Jan. 21 (UPI) — U.S. Secretary of State Mike Pompeo reiterated his government’s support of Venezuela’s opposition leader and interim president Juan Guaido in his fight against embattled Venezuelan President Nicolas Maduro.
Pompeo and Guaido met for the first time on the sidelines of the Third Western Hemisphere Counterterrorism Ministerial in Bogota, Colombia, on Monday — a day after Guaido arrived in the neighboring country despite a pro-government Supreme Court imposed travel ban.
During the press conference, Pompeo lavished praise on Guaido, calling him “a great leader” who will bring democracy to the socialist South American nation.
Pompeo also emphasized that nearly 60 countries have recognized Guaido as the interim leader of Venezuela.
“You should know that countries across the world — in Latin America, where we are today, here in Colombia; in Europe; in the United States; all across North America — the people, the democratic people of those countries are with you,” Pompeo said in a message to the Venezuelan people. “We’re here to ensure — to do everything we can to ensure — that you get that opportunity, you get the chance simply to live the lives that you want, with democracy and freedom, so that you can take care of your families.
“And president Guaido is working diligently to achieve that,” he said.
Pompeo then pledged the support of the United States and all the countries participating in the counterterrorism ministerial to solve the political crisis that has gripped Venezuela since early last year when Maduro’s 2018 re-election was deemed illegitimate and Guaido, as leader of the National Assembly, appointed himself interim president.
Since then, the United States has been steadily applying pressure to force Maduro from power. However, he has managed to hold on with the support of Cuba and Russia, and Pompeo said Monday that he expects the United States to continue to tighten its vises on the Maduro regime and those responsible for propping him up.
“The work that we’ve done over these past months has been building to the place that we find ourselves today, and I would fully expect that there will be further actions that the United States will take to continue to support president Guaido and the Venezuelan people,” he said.
Guaido told reporters that he defied the court ordered travel ban despite the risk of being jailed or killed when he returns in order to hold meetings in Europe with the European Union and at the World Economic Forum to be held this week in Davos, Switzerland.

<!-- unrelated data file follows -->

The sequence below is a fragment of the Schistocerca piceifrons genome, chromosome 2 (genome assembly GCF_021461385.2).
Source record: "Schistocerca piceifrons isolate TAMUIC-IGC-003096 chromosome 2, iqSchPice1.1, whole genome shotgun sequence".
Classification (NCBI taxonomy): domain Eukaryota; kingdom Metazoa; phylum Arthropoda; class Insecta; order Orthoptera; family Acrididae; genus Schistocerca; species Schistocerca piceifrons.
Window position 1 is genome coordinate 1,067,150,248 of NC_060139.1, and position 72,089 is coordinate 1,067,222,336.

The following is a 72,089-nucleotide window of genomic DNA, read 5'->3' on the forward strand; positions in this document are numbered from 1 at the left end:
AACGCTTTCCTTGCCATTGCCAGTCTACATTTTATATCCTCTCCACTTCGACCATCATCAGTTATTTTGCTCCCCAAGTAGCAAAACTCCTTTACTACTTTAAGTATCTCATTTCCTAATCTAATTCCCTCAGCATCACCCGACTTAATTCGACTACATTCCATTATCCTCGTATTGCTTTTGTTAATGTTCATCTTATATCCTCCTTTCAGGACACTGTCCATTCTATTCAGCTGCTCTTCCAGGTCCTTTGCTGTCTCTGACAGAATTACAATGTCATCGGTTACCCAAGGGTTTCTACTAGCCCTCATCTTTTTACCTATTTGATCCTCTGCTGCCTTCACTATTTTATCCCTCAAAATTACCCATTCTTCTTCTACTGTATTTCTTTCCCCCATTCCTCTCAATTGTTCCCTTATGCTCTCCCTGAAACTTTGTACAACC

“Yes, there is a risk we assume on behalf of Venezuelans, in behalf of democracy,” he said.
Asked what European leaders could do for him, Guaido said he’d prefer to discuss that later but that they are “implementing strategies to attain our objectives” and to apply further pressure on Maduro.
“The dictators won’t want to give up the power they’ve taken,” he said.
“So this is a long-term strategy. We’re facing it. So there are forces that cannot be stopped when you seek democracy. This is what we’re seeing in Venezuela. We’re mobilizing. We have demonstrating and we are not going to be different in the next few months,” he said.
Venezuelan Foreign Minister Jorge Arreaza lashed back at Pompeo, calling him Guiado’s “puppeteer” who is taking his puppet on an international tour after failing in its mission to oust Maduro.
“[Pompeo] finds it hard to understand that as a puppeteer, he & his work were a monumental failure in [Venezuela],” Arreaza said in a tweet posted on Maduro’s account. “Instead of opting for diplomacy, he now dedicates himself to taking his defeated puppet out into the world. What else could one expect?”
It was the first meeting between Guaido and Pompeo. After Guaido announced his surprise arrival in Colombia, he stated he will be “full of good news” when he returns to Venezuela.
In a tweet, Guaido said an important part of his agenda abroad is to hold bilateral meetings with the United States during which he and his counterpart will be “specifying new actions and defining agreements.”
It was Guaido’s second time defying the court-imposed travel ban after visiting Colombia in February to help ship humanitarian aid into the country over a Maduro-imposed blockade.